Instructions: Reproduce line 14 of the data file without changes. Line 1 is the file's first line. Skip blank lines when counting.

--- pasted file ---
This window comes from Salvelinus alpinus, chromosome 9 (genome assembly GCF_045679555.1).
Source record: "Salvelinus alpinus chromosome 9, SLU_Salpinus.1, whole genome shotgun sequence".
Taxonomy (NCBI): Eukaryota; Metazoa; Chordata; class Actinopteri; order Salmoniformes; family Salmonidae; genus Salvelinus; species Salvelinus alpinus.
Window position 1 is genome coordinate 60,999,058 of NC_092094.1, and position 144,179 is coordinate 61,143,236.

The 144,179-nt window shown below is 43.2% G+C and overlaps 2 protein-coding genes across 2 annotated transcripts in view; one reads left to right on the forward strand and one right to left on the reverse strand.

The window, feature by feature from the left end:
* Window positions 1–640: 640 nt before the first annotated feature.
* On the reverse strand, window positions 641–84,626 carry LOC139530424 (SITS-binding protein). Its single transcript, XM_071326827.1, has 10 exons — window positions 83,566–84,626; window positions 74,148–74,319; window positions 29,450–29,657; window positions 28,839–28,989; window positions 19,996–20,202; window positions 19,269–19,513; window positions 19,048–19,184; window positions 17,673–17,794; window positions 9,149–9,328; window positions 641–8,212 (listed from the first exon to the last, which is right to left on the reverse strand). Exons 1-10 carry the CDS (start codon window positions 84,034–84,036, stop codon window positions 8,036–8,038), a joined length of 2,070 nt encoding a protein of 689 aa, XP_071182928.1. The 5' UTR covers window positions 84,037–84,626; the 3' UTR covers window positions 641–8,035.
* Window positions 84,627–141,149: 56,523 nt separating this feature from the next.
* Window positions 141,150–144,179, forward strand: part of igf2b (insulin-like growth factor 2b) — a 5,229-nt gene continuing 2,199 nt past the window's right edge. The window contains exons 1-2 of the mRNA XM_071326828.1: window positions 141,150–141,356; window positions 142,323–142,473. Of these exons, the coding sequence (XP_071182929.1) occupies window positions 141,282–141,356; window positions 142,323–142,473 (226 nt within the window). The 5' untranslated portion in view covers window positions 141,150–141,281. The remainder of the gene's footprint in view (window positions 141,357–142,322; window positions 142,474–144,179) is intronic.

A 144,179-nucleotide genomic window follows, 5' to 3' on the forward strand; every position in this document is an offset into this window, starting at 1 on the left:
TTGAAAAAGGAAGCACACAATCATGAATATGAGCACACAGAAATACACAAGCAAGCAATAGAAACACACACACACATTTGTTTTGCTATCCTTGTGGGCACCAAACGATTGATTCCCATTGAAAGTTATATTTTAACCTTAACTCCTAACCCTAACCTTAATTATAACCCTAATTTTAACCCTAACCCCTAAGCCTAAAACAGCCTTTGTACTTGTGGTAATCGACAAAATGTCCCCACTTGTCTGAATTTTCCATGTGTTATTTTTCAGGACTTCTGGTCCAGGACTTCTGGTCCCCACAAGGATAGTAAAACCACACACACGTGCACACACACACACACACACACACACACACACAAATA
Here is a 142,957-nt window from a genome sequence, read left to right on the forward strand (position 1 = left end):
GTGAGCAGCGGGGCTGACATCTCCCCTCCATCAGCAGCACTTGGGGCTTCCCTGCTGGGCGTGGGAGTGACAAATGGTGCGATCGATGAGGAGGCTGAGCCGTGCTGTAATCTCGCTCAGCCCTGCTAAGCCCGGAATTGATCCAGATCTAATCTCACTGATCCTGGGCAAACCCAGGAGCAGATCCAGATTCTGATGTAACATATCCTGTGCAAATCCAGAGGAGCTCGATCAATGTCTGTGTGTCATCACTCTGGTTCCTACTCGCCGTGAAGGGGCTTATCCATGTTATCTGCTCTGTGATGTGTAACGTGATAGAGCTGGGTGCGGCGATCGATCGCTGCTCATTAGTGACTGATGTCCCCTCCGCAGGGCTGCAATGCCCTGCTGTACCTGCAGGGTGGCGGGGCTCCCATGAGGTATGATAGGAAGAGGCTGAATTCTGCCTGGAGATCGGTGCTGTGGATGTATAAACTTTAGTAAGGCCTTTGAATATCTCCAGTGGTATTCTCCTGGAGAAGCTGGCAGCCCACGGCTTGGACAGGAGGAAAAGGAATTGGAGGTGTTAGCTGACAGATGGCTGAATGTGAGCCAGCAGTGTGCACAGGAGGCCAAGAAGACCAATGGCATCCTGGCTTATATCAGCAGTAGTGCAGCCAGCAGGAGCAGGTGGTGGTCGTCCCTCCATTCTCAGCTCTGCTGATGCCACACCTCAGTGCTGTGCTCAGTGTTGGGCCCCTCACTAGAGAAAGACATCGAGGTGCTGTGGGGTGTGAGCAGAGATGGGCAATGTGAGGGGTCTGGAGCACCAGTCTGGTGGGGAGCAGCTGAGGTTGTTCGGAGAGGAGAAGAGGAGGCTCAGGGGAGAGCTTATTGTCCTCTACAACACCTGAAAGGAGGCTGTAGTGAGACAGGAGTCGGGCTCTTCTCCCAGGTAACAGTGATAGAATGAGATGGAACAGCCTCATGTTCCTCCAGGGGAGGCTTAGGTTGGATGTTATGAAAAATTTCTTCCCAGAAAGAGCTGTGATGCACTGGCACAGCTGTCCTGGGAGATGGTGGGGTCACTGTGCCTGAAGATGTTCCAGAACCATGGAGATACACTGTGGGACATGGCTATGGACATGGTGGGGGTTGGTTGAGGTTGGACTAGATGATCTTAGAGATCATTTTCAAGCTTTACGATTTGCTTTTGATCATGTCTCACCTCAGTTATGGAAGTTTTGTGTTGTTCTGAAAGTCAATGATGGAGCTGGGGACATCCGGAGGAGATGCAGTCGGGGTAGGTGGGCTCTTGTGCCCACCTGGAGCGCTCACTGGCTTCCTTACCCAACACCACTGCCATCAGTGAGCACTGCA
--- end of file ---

GTGAGCAGCGGGGCTGACATCTCCCCTCCATCAGCAGCACTTGGGGCTTCCCTGCTGGGCGTGGGAGTGACAAATGGTGCGATCGATGAGGAGGCTGAGCCGTGCTGTAATCTCGCTCAGCCCTGCTAAGCCCGGAATTGATCCAGATCTAATCTCACTGATCCTGGGCAAACCCAGGAGCAGATCCAGATTCTGATGTAACATATCCTGTGCAAATCCAGAGGAGCTCGATCAATGTCTGTGTGTCATCACTCTGGTTCCTACTCGCCGTGAAGGGGCTTATCCATGTTATCTGCTCTGTGATGTGTAACGTGATAGAGCTGGGTGCGGCGATCGATCGCTGCTCATTAGTGACTGATGTCCCCTCCGCAGGGCTGCAATGCCCTGCTGTACCTGCAGGGTGGCGGGGCTCCCATGAGGTATGATAGGAAGAGGCTGAATTCTGCCTGGAGATCGGTGCTGTGGATGTATAAACTTTAGTAAGGCCTTTGAATATCTCCAGTGGTATTCTCCTGGAGAAGCTGGCAGCCCACGGCTTGGACAGGAGGAAAAGGAATTGGAGGTGTTAGCTGACAGATGGCTGAATGTGAGCCAGCAGTGTGCACAGGAGGCCAAGAAGACCAATGGCATCCTGGCTTATATCAGCAGTAGTGCAGCCAGCAGGAGCAGGTGGTGGTCGTCCCTCCATTCTCAGCTCTGCTGATGCCACACCTCAGTGCTGTGCTCAGTGTTGGGCCCCTCACTAGAGAAAGACATCGAGGTGCTGTGGGGTGTGAGCAGAGATGGGCAATGTGAGGGGTCTGGAGCACCAGTCTGGTGGGGAGCAGCTGAGGTTGTTCGGAGAGGAGAAGAGGAGGCTCAGGGGAGAGCTTATTGTCCTCTACAACACCTGAAAGGAGGCTGTAGTGAGACAGGAGTCGGGCTCTTCTCCCAGGTAACAGTGATAGAATGAGATGGAACAGCCTCATGTTCCTCCAGGGGAGGCTTAGGTTGGATGTTATGAAAAATTTCTTCCCAGAAAGAGCTGTGATGCACTGGCACAGCTGTCCTGGGAGATGGTGGGGTCACTGTGCCTGAAGATGTTCCAGAACCATGGAGATACACTGTGGGACATGGCTATGGACATGGTGGGGGTTGGTTGAGGTTGGACTAGATGATCTTAGAGATCATTTTCAAGCTTTACGATTTGCTTTTGATCATGTCTCACCTCAGTTATGGAAGTTTTGTGTTGTTCTGAAAGTCAATGATGGAGCTGGGGACATCCGGAGGAGATGCAGTCGGGGTAGGTGGGCTCTTGTGCCCACCTGGAGCGCTCACTGGCTTCCTTACCCAACACCACTGCCATCAGTGAGCACTGCA